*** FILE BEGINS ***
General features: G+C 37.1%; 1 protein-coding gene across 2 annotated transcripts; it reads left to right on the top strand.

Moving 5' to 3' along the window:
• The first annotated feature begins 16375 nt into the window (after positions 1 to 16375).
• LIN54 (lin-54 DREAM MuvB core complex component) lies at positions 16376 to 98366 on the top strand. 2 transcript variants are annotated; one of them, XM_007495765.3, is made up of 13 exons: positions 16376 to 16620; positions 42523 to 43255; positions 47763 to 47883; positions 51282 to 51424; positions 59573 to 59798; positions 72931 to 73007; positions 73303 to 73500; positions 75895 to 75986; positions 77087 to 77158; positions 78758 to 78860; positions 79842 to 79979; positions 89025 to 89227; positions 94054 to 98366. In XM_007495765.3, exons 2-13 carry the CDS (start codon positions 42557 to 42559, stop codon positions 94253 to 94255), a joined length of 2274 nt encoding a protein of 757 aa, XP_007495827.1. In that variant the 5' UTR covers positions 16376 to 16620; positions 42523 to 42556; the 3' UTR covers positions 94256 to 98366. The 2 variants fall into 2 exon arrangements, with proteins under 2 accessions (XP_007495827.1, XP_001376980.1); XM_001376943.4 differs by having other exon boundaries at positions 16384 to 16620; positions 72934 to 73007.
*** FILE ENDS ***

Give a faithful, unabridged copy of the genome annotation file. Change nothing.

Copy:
General features: G+C 37.1%; 1 protein-coding gene across 2 annotated transcripts; it reads left to right on the top strand.

Moving 5' to 3' along the window:
• The first annotated feature begins 16375 nt into the window (after positions 1 to 16375).
• LIN54 (lin-54 DREAM MuvB core complex component) lies at positions 16376 to 98366 on the top strand. 2 transcript variants are annotated; one of them, XM_007495765.3, is made up of 13 exons: positions 16376 to 16620; positions 42523 to 43255; positions 47763 to 47883; positions 51282 to 51424; positions 59573 to 59798; positions 72931 to 73007; positions 73303 to 73500; positions 75895 to 75986; positions 77087 to 77158; positions 78758 to 78860; positions 79842 to 79979; positions 89025 to 89227; positions 94054 to 98366. In XM_007495765.3, exons 2-13 carry the CDS (start codon positions 42557 to 42559, stop codon positions 94253 to 94255), a joined length of 2274 nt encoding a protein of 757 aa, XP_007495827.1. In that variant the 5' UTR covers positions 16376 to 16620; positions 42523 to 42556; the 3' UTR covers positions 94256 to 98366. The 2 variants fall into 2 exon arrangements, with proteins under 2 accessions (XP_007495827.1, XP_001376980.1); XM_001376943.4 differs by having other exon boundaries at positions 16384 to 16620; positions 72934 to 73007.